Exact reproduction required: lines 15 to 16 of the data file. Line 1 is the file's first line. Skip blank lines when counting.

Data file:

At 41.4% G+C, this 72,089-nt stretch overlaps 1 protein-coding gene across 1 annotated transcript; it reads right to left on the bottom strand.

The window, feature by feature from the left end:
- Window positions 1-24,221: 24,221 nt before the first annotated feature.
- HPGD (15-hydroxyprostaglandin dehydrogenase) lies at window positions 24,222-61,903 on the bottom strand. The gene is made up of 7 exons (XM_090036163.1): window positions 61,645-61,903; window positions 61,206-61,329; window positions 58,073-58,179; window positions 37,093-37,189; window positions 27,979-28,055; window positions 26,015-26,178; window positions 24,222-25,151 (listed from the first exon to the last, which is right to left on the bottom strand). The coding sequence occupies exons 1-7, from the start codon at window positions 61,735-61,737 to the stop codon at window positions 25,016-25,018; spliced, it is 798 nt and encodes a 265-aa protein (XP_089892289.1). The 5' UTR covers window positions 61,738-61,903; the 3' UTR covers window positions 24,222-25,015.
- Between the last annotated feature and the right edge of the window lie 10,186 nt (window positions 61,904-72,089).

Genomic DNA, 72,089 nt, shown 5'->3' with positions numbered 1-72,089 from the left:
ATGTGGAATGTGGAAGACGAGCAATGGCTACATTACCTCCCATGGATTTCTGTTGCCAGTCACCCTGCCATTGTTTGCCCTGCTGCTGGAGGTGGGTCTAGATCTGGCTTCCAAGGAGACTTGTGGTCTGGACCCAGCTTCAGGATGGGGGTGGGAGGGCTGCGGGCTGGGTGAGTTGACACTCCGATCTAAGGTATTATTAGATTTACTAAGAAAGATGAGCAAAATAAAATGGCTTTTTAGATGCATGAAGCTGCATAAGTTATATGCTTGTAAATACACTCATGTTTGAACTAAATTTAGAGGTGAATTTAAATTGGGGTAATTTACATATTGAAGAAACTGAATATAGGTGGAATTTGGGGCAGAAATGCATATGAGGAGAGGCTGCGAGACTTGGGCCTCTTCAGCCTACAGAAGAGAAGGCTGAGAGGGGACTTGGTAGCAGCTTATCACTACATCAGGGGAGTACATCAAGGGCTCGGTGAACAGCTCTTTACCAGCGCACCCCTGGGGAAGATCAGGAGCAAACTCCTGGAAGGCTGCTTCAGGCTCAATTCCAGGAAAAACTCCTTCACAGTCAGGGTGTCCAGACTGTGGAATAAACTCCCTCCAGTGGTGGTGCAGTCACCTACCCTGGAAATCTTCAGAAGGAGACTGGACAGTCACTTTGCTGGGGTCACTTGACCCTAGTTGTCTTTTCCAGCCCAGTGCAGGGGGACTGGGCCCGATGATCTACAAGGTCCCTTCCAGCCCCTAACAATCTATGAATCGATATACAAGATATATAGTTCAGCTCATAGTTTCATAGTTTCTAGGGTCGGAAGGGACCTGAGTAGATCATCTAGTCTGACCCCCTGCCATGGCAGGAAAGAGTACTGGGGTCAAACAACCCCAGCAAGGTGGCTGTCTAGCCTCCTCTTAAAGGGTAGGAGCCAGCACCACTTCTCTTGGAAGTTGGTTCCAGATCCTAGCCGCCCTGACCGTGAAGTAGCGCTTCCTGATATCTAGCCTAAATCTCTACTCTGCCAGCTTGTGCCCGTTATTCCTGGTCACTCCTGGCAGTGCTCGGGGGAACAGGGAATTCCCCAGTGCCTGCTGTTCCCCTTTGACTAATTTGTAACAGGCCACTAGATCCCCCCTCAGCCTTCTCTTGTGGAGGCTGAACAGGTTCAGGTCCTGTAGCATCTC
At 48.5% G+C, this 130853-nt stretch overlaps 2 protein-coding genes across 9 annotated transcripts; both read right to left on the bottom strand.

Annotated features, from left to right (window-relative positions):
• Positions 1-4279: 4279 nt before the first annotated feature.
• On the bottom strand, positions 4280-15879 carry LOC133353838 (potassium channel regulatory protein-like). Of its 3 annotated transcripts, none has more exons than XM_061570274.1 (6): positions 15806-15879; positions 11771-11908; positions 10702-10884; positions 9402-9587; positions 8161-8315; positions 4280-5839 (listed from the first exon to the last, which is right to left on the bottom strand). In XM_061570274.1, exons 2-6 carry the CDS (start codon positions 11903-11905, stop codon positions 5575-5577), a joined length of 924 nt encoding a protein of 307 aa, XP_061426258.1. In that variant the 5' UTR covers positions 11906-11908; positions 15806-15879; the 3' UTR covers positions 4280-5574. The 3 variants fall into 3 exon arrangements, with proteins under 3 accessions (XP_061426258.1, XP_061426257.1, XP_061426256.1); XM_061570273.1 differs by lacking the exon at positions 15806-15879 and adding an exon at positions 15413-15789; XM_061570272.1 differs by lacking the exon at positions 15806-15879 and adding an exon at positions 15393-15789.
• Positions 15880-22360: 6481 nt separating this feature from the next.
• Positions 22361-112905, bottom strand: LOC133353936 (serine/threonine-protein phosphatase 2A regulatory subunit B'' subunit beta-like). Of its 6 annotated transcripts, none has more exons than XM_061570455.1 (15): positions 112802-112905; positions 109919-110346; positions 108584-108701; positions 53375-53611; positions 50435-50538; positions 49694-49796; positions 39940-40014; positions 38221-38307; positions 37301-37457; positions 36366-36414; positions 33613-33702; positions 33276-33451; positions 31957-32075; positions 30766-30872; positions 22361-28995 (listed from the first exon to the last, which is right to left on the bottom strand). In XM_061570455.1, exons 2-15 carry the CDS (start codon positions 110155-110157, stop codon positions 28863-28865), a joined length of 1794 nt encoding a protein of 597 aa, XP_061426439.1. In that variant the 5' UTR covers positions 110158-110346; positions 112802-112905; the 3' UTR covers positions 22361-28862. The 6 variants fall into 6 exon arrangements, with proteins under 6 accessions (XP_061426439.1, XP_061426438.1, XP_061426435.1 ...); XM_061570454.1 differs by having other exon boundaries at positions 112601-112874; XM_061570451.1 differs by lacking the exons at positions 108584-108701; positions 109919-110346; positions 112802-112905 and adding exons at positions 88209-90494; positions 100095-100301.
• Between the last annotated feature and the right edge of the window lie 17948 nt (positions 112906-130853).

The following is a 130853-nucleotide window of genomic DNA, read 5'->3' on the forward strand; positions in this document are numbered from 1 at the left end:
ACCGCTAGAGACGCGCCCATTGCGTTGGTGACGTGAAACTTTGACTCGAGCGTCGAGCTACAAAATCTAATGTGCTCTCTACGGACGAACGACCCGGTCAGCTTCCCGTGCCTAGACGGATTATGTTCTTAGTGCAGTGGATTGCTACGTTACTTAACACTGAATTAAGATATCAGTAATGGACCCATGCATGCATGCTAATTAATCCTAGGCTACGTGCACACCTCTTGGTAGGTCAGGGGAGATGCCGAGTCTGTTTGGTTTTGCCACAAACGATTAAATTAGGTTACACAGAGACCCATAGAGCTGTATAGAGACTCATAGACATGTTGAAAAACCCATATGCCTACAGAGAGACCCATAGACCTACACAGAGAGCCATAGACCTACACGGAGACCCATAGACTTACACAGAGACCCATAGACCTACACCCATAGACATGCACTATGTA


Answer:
The following is a 130853-nucleotide window of genomic DNA, read 5'->3' on the forward strand; positions in this document are numbered from 1 at the left end:
ACCGCTAGAGACGCGCCCATTGCGTTGGTGACGTGAAACTTTGACTCGAGCGTCGAGCTACAAAATCTAATGTGCTCTCTACGGACGAACGACCCGGTCAGCTTCCCGTGCCTAGACGGATTATGTTCTTAGTGCAGTGGATTGCTACGTTACTTAACACTGAATTAAGATATCAGTAATGGACCCATGCATGCATGCTAATTAATCCTAGGCTACGTGCACACCTCTTGGTAGGTCAGGGGAGATGCCGAGTCTGTTTGGTTTTGCCACAAACGATTAAATTAGGTTACACAGAGACCCATAGAGCTGTATAGAGACTCATAGACATGTTGAAAAACCCATATGCCTACAGAGAGACCCATAGACCTACACAGAGAGCCATAGACCTACACGGAGACCCATAGACTTACACAGAGACCCATAGACCTACACCCATAGACATGCACTATGTA